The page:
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Catamenia (bird)

Plain-colored seedeater (Catamenia inornata)
Scientific classification Edit this classification
Domain: Eukaryota
Kingdom: Animalia
Phylum: Chordata
Class: Aves
Order: Passeriformes
Family: Thraupidae
Genus: Catamenia
Bonaparte, 1850
Type species
Linaria analis

See text

Catamenia is a genus of atypical seedeaters. Formerly placed in the Emberizidae, they are now placed in the tanager family Thraupidae.

These species are found in more open areas in the Andes and the adjacent lowlands. Males are mainly gray; females are brownish and streaked. Both sexes have a distinctive chestnut crissum.[1]

Taxonomy and species list

The genus Catamenia was introduced in 1850 by the French naturalist Charles Lucien Bonaparte.[2] The name is from the Ancient Greek katamēnia meaning "menstrual" or "menstruous".[3] The type species was designated by the English zoologist George Robert Gray as the band-tailed seedeater in 1855.[4][5] The genus now contains three species.[6]

This genus was traditionally placed with other seed-eating birds in the family Emberizidae.[5] A series of molecular phylogenetic studies published in the first decade of the 21st century found that many genera in Emberizidae were more closely related to the fruit eating birds in the family Thraupidae.[7][8] In the reorganization of the family boundaries, Catamenia was one of several genera moved to Thraupidae.[6]

A genetic study of the Thraupidae published in 2014 found that Catamenia is sister to the genus Diglossa in the subfamily Diglossinae. Within Catamenia, the band-tailed seedeater is sister to a clade containing the plain-colored seedeater and the paramo seedeater.[9]

Image Scientific name Common Name Distribution
Catamenia analis Band-tailed seedeater Argentina, Bolivia, Chile, Colombia, Ecuador, and Peru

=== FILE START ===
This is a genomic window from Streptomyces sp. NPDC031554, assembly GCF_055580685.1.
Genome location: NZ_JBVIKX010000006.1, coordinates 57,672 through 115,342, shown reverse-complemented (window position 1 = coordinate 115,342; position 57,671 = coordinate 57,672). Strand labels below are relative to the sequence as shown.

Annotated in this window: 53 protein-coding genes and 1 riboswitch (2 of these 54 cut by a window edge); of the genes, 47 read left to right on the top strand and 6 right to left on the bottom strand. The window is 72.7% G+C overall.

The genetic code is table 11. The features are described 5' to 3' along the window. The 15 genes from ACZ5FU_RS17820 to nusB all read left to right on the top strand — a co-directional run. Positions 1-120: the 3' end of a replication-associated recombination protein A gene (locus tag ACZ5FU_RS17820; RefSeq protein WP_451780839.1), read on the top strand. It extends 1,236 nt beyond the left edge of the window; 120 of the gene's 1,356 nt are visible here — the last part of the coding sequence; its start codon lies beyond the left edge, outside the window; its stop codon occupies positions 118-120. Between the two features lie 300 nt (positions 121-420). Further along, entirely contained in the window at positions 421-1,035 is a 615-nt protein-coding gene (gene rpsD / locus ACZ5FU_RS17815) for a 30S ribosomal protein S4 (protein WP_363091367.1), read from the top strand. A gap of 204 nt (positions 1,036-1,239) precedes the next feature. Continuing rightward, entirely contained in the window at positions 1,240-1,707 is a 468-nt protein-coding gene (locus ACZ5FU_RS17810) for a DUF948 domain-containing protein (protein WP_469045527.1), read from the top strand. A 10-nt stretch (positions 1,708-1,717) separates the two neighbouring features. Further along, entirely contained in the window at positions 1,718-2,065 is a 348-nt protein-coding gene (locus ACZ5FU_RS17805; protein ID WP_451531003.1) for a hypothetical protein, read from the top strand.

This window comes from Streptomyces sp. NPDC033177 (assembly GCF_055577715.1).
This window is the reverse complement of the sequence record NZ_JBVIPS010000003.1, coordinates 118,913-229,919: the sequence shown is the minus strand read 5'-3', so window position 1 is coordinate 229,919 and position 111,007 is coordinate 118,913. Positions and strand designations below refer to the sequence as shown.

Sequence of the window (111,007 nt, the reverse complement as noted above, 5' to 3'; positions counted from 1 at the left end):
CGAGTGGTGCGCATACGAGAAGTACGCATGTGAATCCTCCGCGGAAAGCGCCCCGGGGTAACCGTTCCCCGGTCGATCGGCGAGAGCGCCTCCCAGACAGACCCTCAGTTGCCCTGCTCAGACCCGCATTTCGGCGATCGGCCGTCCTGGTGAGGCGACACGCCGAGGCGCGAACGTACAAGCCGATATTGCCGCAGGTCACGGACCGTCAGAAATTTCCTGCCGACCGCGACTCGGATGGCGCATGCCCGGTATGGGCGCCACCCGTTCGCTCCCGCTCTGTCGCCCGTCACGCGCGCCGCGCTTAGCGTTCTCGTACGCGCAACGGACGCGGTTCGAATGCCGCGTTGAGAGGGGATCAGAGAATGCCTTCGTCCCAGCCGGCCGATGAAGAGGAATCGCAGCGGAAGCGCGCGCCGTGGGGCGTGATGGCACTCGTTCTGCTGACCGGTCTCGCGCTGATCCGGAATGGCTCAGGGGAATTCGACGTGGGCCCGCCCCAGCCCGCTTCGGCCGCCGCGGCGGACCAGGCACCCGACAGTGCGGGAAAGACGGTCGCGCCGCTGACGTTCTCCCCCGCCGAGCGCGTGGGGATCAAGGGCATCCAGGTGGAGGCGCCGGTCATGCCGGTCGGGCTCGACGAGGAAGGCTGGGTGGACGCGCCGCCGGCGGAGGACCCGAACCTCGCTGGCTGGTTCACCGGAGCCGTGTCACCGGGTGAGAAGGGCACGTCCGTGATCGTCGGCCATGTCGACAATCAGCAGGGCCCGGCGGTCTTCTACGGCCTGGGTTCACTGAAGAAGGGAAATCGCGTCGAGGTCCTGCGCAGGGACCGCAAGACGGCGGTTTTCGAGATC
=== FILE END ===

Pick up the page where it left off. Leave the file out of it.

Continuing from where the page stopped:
Catamenia inornata Plain-colored seedeater Argentina, Bolivia, Chile, Colombia, Ecuador, Peru, and Venezuela
Catamenia homochroa Paramo seedeater Bolivia, Brazil, Colombia, Ecuador, Peru, and Venezuela


  1. ^ Ridgely, Robert S.; Tudor, Guy (2009). Birds of South America: Passerines. Helm Field Guides. London: Christopher Helm. p. 649. ISBN 978-1-408-11342-4.
  2. ^ Bonaparte, Charles Lucien (1850). Conspectus Generum Avium (in Latin). Vol. 1. Leiden: E.J. Brill. p. 493.
  3. ^ Jobling, James A. (2010). The Helm Dictionary of Scientific Bird Names. London: Christopher Helm. p. 94. ISBN 978-1-4081-2501-4.
  4. ^ Gray, George Robert (1855). Catalogue of the Genera and Subgenera of Birds Contained in the British Museum. London: British Museum. p. 78.
  5. ^ a b Paynter, Raymond A. Jr, ed. (1970). Check-List of Birds of the World. Vol. 13. Cambridge, Massachusetts: Museum of Comparative Zoology. p. 152.
  6. ^ a b Gill, Frank; Donsker, David; Rasmussen, Pamela, eds. (July 2020). "Tanagers and allies". IOC World Bird List Version 10.2. International Ornithologists' Union. Retrieved 4 November 2020.
  7. ^ Barker, F.K.; Burns, K.J.; Klicka, J.; Lanyon, S.M.; Lovette, I.J. (2013). "Going to extremes: contrasting rates of diversification in a recent radiation of New World passerine birds". Systematic Biology. 62 (2): 298–320. doi:10.1093/sysbio/sys094. PMID 23229025.
  8. ^ Remsen, J. Van Jr; Burns, Kevin (2011). "Proposal (512) to South American Classification Committee: Transfer genera from Emberizidae to Thraupidae". South American Classification Committee (SACC) of the American Ornithological Society (AOS). Retrieved 4 November 2020.
  9. ^ Burns, K.J.; Shultz, A.J.; Title, P.O.; Mason, N.A.; Barker, F.K.; Klicka, J.; Lanyon, S.M.; Lovette, I.J. (2014). "Phylogenetics and diversification of tanagers (Passeriformes: Thraupidae), the largest radiation of Neotropical songbirds". Molecular Phylogenetics and Evolution. 75: 41–77. doi:10.1016/j.ympev.2014.02.006. PMID 24583021.

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Catamenia (bird)
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